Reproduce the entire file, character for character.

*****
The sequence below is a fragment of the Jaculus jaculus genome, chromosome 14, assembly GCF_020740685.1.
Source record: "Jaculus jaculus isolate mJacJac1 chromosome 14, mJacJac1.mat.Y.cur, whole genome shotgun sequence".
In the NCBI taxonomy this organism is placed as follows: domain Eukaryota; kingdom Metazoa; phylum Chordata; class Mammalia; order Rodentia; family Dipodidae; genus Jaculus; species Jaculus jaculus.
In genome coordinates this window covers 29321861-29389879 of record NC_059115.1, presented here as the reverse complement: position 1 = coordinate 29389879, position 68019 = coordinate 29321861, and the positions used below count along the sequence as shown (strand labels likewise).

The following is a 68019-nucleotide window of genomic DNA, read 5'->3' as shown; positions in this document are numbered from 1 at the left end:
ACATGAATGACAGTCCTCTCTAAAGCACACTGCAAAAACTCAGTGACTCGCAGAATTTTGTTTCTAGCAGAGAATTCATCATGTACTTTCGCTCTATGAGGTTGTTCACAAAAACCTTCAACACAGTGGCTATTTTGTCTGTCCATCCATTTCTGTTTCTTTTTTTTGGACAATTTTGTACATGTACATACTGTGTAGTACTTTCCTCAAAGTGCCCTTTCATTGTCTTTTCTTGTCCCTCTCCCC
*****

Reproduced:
The sequence below is a fragment of the Jaculus jaculus genome, chromosome 14, assembly GCF_020740685.1.
Source record: "Jaculus jaculus isolate mJacJac1 chromosome 14, mJacJac1.mat.Y.cur, whole genome shotgun sequence".
In the NCBI taxonomy this organism is placed as follows: domain Eukaryota; kingdom Metazoa; phylum Chordata; class Mammalia; order Rodentia; family Dipodidae; genus Jaculus; species Jaculus jaculus.
In genome coordinates this window covers 29321861-29389879 of record NC_059115.1, presented here as the reverse complement: position 1 = coordinate 29389879, position 68019 = coordinate 29321861, and the positions used below count along the sequence as shown (strand labels likewise).

The following is a 68019-nucleotide window of genomic DNA, read 5'->3' as shown; positions in this document are numbered from 1 at the left end:
ACATGAATGACAGTCCTCTCTAAAGCACACTGCAAAAACTCAGTGACTCGCAGAATTTTGTTTCTAGCAGAGAATTCATCATGTACTTTCGCTCTATGAGGTTGTTCACAAAAACCTTCAACACAGTGGCTATTTTGTCTGTCCATCCATTTCTGTTTCTTTTTTTTGGACAATTTTGTACATGTACATACTGTGTAGTACTTTCCTCAAAGTGCCCTTTCATTGTCTTTTCTTGTCCCTCTCCCC